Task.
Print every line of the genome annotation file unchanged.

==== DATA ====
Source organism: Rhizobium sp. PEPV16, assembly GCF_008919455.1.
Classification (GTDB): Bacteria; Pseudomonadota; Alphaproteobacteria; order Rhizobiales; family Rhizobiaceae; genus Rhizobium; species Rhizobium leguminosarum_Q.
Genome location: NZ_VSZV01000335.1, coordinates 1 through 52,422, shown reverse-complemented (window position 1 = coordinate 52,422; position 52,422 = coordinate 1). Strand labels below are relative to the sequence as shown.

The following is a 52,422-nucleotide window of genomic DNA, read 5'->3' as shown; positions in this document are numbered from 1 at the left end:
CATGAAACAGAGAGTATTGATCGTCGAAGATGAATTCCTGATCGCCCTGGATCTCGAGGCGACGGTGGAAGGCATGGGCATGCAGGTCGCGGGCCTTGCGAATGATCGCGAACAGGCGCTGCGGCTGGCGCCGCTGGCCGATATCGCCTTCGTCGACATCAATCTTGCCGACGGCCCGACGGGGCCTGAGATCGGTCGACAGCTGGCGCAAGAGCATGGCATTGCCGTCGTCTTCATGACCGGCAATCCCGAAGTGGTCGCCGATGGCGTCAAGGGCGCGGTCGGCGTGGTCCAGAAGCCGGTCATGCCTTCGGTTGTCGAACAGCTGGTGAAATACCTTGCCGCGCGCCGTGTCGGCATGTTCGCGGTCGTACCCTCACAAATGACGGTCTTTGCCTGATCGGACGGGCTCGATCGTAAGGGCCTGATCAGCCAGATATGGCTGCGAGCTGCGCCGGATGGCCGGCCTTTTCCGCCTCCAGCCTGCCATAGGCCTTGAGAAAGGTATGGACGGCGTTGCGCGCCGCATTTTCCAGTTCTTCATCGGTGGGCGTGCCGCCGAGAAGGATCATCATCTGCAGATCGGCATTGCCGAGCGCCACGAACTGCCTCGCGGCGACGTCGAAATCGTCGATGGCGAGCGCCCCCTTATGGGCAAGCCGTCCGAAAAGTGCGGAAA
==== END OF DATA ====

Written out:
Source organism: Rhizobium sp. PEPV16, assembly GCF_008919455.1.
Classification (GTDB): Bacteria; Pseudomonadota; Alphaproteobacteria; order Rhizobiales; family Rhizobiaceae; genus Rhizobium; species Rhizobium leguminosarum_Q.
Genome location: NZ_VSZV01000335.1, coordinates 1 through 52,422, shown reverse-complemented (window position 1 = coordinate 52,422; position 52,422 = coordinate 1). Strand labels below are relative to the sequence as shown.

The following is a 52,422-nucleotide window of genomic DNA, read 5'->3' as shown; positions in this document are numbered from 1 at the left end:
CATGAAACAGAGAGTATTGATCGTCGAAGATGAATTCCTGATCGCCCTGGATCTCGAGGCGACGGTGGAAGGCATGGGCATGCAGGTCGCGGGCCTTGCGAATGATCGCGAACAGGCGCTGCGGCTGGCGCCGCTGGCCGATATCGCCTTCGTCGACATCAATCTTGCCGACGGCCCGACGGGGCCTGAGATCGGTCGACAGCTGGCGCAAGAGCATGGCATTGCCGTCGTCTTCATGACCGGCAATCCCGAAGTGGTCGCCGATGGCGTCAAGGGCGCGGTCGGCGTGGTCCAGAAGCCGGTCATGCCTTCGGTTGTCGAACAGCTGGTGAAATACCTTGCCGCGCGCCGTGTCGGCATGTTCGCGGTCGTACCCTCACAAATGACGGTCTTTGCCTGATCGGACGGGCTCGATCGTAAGGGCCTGATCAGCCAGATATGGCTGCGAGCTGCGCCGGATGGCCGGCCTTTTCCGCCTCCAGCCTGCCATAGGCCTTGAGAAAGGTATGGACGGCGTTGCGCGCCGCATTTTCCAGTTCTTCATCGGTGGGCGTGCCGCCGAGAAGGATCATCATCTGCAGATCGGCATTGCCGAGCGCCACGAACTGCCTCGCGGCGACGTCGAAATCGTCGATGGCGAGCGCCCCCTTATGGGCAAGCCGTCCGAAAAGTGCGGAAA